This book was written to was written to complement the author’s 1986 book entitled Jehovah’s Witnesses Answered Verse by Verse. His stated goal is to “help readers quickly understand the basics of the group’s history, changing doctrinal stances, and distinctive ideas.”
In the preface, Reed explains that Answering Jehovah’s Witnesses Subject by Subject is not merely his earlier book reshuffled into a different format. Rather, he added new material in response to new Watchtower arguments. He notes that some of these issues don’t lend themselves well to the earlier verse-by-verse format.
In the opening section, “How to Use This Book,” Reed recommends using the book in different ways depending on your purpose. If you are looking to learn about the Watchtower religion, you can read the book cover to cover. If you are currently dialoguing with Witnesses on a particular subject, you can quickly find the subject in the book (its headings are in alphabetical order). You can also quickly move from one section of the book to related entries by utilizing the cross-references.
As general witnessing advice, Reed recommends that you focus on the headings dealing with the Watchtower organization itself (its false prophecies, major doctrinal changes, strange teachings, and documented dishonesty) because—as he said in his earlier book, How to Rescue Your Loved One From the Watchtower—he believes Witnesses must first see that the Watchtower organization is unreliable before progress can be made on doctrinal topics.
An example of this emphasis can be seen in the book’s entry on Adam and Eve. Reed notes that Witnesses often discuss this subject at length when debating the nature of the soul and teachings about submission of wives to their husbands. However, he states, “…these are dead-end issues from the standpoint of sharing the gospel with them, hence inadvisable for Christians to pursue as topics for discussion.” However, he notes that the Watchtower used the time gap between the creation of Adam and the creation of Eve as an explanation for why Armageddon didn’t come in 1975 as the organization had prophesied. He notes that because so many years have passed since 1975, that explanation no longer makes sense. He recommends confronting Witnesses with this issue when using the Watchtower’s false prophecies to show the organization’s unreliability.
Most of the book is contained in the section entitled “Subject by Subject Answers for Jehovah’s Witnesses.” This section is organized topically and alphabetically. Despite this easy-to-understand structure, this portion of the book contains so many entries that the best way to navigate the book is to use the Subject Index at the end.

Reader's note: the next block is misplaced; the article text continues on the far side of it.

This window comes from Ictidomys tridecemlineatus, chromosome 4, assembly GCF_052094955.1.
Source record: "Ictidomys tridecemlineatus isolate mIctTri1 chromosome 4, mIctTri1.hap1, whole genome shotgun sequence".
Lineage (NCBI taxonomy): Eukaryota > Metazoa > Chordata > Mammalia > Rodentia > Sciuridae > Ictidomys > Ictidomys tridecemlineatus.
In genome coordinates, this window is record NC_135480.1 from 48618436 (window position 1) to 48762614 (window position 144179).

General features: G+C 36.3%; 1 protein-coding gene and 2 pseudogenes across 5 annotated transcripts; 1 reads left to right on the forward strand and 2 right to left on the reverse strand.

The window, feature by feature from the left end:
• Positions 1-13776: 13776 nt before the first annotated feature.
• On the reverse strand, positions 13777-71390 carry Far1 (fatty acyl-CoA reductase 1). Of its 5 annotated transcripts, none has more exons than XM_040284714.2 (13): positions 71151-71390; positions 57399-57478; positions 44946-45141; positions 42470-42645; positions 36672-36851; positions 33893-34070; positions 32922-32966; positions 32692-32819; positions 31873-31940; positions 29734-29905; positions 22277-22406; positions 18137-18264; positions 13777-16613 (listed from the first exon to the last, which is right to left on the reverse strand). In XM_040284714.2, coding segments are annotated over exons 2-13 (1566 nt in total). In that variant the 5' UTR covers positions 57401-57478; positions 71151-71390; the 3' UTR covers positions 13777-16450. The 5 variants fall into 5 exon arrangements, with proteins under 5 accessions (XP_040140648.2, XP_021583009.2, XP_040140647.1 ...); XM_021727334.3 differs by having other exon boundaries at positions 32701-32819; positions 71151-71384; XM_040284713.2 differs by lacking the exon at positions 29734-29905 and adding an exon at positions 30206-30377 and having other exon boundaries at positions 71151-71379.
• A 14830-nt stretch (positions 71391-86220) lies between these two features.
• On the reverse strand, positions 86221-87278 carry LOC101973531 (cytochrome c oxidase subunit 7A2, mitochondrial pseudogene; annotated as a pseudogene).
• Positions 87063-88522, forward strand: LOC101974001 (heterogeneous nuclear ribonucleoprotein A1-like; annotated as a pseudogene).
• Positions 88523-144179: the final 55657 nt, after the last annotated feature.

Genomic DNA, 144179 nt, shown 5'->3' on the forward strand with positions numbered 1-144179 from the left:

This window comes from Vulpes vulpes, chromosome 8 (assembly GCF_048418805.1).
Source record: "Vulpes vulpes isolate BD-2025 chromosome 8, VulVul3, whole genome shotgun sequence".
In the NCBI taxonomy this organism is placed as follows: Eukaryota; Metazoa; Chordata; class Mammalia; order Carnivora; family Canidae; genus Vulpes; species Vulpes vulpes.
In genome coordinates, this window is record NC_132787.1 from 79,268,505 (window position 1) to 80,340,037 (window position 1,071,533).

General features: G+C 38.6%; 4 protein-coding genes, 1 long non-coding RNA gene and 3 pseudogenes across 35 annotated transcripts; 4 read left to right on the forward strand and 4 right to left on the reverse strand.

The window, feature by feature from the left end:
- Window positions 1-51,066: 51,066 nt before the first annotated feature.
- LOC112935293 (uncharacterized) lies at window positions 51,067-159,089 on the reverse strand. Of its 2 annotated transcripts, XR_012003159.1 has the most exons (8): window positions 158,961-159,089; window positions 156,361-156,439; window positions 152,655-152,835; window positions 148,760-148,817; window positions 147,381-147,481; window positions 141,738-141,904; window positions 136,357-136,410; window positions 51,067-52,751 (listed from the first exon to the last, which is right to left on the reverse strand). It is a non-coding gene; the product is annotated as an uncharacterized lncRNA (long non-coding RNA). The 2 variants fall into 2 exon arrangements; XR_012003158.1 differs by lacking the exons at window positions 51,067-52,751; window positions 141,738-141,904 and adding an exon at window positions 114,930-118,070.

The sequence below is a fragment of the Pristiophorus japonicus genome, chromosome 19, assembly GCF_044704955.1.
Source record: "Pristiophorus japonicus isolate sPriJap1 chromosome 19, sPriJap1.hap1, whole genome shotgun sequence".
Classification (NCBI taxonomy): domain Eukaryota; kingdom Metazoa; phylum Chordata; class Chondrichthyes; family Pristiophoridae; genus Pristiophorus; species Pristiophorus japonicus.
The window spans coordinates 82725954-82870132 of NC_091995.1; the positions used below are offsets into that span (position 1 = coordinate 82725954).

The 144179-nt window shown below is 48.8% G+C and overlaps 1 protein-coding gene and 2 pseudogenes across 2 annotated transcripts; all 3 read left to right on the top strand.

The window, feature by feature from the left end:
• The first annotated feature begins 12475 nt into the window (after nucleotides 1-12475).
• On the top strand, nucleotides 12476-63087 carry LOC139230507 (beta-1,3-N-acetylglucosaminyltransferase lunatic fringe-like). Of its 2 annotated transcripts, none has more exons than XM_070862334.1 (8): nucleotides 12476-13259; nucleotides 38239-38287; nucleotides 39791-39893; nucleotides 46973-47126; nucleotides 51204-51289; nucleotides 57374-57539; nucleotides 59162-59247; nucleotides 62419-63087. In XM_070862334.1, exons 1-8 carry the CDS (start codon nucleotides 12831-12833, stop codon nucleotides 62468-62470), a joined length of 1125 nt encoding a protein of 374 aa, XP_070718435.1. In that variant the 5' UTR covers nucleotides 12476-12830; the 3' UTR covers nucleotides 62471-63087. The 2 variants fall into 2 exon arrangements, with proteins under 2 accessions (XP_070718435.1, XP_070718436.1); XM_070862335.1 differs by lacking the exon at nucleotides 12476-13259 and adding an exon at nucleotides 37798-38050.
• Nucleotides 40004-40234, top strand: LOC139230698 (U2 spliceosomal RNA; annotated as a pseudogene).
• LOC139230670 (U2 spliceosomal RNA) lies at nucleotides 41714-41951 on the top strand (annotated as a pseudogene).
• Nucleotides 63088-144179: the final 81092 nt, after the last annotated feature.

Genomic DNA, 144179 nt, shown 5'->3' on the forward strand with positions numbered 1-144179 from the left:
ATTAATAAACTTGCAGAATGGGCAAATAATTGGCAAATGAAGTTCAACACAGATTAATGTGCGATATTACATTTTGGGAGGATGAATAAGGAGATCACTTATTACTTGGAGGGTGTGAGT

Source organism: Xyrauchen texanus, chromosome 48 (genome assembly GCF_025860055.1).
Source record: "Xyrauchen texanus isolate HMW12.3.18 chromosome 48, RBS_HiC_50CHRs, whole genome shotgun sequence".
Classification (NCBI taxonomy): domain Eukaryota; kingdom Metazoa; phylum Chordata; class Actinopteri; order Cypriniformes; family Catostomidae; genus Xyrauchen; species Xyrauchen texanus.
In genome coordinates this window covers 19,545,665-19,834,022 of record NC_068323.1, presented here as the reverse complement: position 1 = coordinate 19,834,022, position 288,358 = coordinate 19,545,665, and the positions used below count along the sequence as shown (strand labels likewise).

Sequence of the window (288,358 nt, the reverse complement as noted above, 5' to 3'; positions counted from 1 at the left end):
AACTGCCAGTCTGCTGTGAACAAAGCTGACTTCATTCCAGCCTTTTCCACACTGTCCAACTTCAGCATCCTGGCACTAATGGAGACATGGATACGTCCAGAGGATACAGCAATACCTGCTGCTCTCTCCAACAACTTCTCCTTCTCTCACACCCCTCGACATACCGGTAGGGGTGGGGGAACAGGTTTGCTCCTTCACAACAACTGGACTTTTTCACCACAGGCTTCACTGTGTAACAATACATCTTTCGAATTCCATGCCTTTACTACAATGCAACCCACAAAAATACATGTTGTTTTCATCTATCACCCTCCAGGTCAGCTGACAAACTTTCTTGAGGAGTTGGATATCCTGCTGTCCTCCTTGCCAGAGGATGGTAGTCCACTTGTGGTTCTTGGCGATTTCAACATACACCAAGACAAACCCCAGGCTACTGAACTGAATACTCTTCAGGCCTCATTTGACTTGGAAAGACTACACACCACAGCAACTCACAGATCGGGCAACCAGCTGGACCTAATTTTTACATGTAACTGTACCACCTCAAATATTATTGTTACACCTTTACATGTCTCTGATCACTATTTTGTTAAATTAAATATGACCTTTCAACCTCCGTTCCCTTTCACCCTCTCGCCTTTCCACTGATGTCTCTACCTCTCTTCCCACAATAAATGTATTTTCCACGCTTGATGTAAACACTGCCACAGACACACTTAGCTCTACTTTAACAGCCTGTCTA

The final section of the book is entitled, “Frustrated? Keep Trying!” Reed reiterates his position that “the JW can’t learn Christian doctrine until he first sees that Watchtower doctrine is wrong. And he can’t learn that Watchtower doctrine is wrong until he first sees through the organization’s claim to divine authority as God’s spokesman.” (p. 215)
He notes that even if you have made substantial progress with a Witness, he may not show it due to fear of organizational disciplinary reprisal, including the prospect of disfellowshipping (excommunication) and shunning. He adds, “Breaking through to a Jehovah’s Witness is like tunneling through a mountain. There is no visible indication that the tunnel has almost broken through—just the same pitch black darkness until suddenly you break through into the light of day.” (p. 217)
He exhorts Christians to continue sowing the seed and leaving it to the Lord to provide the growth and harvest.
The book’s alphabetical and topical structure, combined with the Subject Index, make the book easy to use as a reference.
The author includes a great deal of information not found in other books. Often, he ties it into the issue on which he recommends we focus—the unreliability of the Watchtower.
For example, the entry “Alcyone” reveals that in the old Watchtower book Studies in the Scriptures, Volume 3, the Watchtower’s founder, Charles Russell, claimed that Jehovah dwelt in the Pleiades star named Alcyone and governed the universe from that location. In 1953, the organization reversed itself, stating that it would be unwise to try to fix the location of God’s throne. In 1981, the Watchtower changed direction again, teaching that Jehovah has a spirit body and is therefore not omnipresent but rather is confined to a specific location. They no longer claim that Alcyone is that location.
While Answering Jehovah’s Witnesses Subject by Subject is very useful in educating the reader about the matters it covers, most entries don’t explain how to show the Witnesses that the Watchtower is wrong about its doctrinal teachings. In fact, witnessing advice in an early chapter specifically recommends bypassing doctrinal discussions initially and focusing instead on the Watchtower’s unreliability as shown by its false prophecies, doctrinal flip-flops, and dishonesty.
Do you believe this book’s structure would be helpful to you in witnessing to Jehovah’s Witnesses? Do you agree with Reed that your first witnessing effort should be showing Witnesses the unreliability of the Watchtower organization?
Share your thoughts in the comments.